Recently, I read an article in American School and University magazine by Tom Tapper that discusses competence and communication. Although his article focuses on education, it caused me to consider what the words “competence” and “communication” mean in our fire alarm systems profession.
After years of success in improving lineworker safety, the electrical industry’s work isn’t finished yet. In the past decade, the job of lineworkers—still considered the industry’s riskiest work—has become dramatically safer.
Without warning, smoke rolled out from under the tires as they squealed against the pavement with the brakes locked up. The big truck seemed to come from nowhere. It felt like an eternity; although it was really only a matter of seconds, then … CRASH!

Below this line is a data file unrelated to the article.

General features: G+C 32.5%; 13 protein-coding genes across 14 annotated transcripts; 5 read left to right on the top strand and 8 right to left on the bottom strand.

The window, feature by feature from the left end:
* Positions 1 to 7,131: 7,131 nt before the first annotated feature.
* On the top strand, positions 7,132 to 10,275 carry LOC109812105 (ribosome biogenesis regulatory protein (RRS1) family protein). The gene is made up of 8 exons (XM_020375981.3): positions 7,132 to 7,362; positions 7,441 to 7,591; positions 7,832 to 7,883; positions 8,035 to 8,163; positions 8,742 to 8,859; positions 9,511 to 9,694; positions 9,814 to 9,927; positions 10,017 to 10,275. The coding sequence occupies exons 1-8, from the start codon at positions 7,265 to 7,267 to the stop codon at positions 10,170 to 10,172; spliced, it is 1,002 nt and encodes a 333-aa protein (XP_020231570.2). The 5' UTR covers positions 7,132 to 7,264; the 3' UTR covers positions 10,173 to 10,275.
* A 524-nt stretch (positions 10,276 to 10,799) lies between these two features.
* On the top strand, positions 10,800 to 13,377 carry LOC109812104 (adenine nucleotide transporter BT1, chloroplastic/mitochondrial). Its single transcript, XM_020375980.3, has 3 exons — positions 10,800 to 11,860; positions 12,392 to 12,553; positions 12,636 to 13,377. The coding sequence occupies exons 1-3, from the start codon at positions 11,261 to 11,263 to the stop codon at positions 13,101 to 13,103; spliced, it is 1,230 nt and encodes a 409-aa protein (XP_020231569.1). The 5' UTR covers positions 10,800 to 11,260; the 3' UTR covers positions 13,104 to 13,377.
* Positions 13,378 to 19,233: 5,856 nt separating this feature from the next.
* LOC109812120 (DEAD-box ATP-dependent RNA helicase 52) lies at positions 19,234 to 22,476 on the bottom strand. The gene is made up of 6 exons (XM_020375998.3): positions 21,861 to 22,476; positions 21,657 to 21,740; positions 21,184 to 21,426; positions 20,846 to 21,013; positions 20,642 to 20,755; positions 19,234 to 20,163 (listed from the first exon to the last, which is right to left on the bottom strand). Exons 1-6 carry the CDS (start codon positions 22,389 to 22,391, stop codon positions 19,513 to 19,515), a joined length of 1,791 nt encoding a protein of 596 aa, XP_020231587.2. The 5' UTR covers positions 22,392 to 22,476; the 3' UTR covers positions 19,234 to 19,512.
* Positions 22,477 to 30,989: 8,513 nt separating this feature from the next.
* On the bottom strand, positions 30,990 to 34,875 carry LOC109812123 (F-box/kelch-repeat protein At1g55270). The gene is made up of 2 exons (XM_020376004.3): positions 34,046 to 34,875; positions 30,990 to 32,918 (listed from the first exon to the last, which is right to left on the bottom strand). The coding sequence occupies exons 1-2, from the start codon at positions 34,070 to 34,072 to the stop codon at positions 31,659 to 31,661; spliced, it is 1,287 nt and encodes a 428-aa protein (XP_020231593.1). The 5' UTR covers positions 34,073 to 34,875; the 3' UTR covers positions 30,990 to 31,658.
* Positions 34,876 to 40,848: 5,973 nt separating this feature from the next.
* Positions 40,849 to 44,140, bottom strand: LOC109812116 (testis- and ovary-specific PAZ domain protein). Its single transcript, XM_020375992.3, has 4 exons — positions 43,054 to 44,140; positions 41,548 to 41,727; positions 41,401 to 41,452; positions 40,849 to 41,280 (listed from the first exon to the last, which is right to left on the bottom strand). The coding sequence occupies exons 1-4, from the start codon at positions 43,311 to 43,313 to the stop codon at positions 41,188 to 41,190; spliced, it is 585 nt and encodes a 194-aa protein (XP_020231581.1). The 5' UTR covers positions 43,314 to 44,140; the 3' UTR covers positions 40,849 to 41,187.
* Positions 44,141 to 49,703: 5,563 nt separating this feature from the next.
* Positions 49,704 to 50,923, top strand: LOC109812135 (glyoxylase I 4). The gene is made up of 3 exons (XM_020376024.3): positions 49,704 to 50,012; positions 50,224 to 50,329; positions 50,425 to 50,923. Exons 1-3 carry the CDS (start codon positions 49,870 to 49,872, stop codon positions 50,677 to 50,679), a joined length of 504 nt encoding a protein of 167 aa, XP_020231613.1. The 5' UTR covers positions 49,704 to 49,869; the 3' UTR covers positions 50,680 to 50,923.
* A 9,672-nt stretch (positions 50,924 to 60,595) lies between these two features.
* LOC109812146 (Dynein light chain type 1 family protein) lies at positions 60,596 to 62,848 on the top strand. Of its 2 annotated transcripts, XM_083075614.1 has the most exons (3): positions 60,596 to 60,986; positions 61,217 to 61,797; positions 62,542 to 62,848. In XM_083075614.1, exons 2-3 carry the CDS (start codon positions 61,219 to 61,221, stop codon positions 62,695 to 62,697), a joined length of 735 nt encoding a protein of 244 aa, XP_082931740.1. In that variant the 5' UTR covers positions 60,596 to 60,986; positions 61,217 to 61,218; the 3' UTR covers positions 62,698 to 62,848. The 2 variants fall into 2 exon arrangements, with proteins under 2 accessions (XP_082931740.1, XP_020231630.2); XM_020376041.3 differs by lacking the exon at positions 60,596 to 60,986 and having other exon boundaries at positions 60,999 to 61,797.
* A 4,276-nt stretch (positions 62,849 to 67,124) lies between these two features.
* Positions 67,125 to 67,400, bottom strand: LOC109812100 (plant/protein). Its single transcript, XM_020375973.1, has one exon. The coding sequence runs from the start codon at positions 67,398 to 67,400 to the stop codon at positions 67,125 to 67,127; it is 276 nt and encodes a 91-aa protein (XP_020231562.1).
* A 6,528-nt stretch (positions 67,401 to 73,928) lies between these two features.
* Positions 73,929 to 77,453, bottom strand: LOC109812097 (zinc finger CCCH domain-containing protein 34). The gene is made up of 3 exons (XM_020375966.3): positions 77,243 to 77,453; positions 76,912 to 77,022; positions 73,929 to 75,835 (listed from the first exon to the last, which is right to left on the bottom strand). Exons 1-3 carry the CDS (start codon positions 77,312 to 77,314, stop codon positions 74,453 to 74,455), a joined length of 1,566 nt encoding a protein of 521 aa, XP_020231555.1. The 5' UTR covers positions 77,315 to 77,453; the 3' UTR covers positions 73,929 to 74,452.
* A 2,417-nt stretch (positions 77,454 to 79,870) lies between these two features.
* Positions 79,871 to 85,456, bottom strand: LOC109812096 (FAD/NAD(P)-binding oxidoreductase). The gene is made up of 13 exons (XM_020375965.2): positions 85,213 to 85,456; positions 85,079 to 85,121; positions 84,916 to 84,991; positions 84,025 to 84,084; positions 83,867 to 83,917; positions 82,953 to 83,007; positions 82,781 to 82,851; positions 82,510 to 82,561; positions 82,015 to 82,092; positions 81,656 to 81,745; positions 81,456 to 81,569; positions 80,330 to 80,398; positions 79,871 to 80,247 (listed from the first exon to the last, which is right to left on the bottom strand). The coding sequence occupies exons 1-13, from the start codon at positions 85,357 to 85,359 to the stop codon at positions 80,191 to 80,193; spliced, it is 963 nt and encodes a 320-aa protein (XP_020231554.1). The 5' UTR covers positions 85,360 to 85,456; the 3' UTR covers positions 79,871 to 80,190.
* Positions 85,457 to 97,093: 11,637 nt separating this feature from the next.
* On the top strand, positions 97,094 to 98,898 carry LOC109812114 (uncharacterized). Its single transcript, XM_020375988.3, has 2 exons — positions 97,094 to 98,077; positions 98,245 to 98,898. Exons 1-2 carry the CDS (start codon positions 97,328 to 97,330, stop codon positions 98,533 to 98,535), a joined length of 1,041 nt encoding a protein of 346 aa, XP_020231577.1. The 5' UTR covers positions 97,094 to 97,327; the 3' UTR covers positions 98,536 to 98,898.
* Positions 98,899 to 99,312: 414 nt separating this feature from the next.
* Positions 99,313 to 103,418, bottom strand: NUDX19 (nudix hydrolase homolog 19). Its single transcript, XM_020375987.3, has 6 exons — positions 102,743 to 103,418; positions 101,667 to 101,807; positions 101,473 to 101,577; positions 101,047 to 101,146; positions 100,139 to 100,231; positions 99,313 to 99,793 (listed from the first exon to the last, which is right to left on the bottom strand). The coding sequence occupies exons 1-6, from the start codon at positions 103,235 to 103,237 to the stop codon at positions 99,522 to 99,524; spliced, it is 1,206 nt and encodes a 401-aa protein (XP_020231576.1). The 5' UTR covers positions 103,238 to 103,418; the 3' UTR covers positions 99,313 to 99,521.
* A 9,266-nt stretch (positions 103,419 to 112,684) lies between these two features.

The Occupational Safety and Health Administration’s (OSHA) Personal Protective Equipment Standard (Subpart I) includes all clothing and other workplace accessories designed to be a barrier against the potential hazards that personnel can encounter at the workplace.
Oscar Wilde, the Irish poet and novelist, wrote, “Experience is the name everyone gives to their mistakes.” Although I like this statement, I get a little nervous when a fire alarm system contractor smiles and says, “Boy, do I have a lot of experience!” Let’s face it.
As the total integration of low-voltage systems grows more feasible and technology evolves, contractors must take a two-pronged approach to training and certification to install and integrate disparate systems such as fire alarms, security and wireless data networks.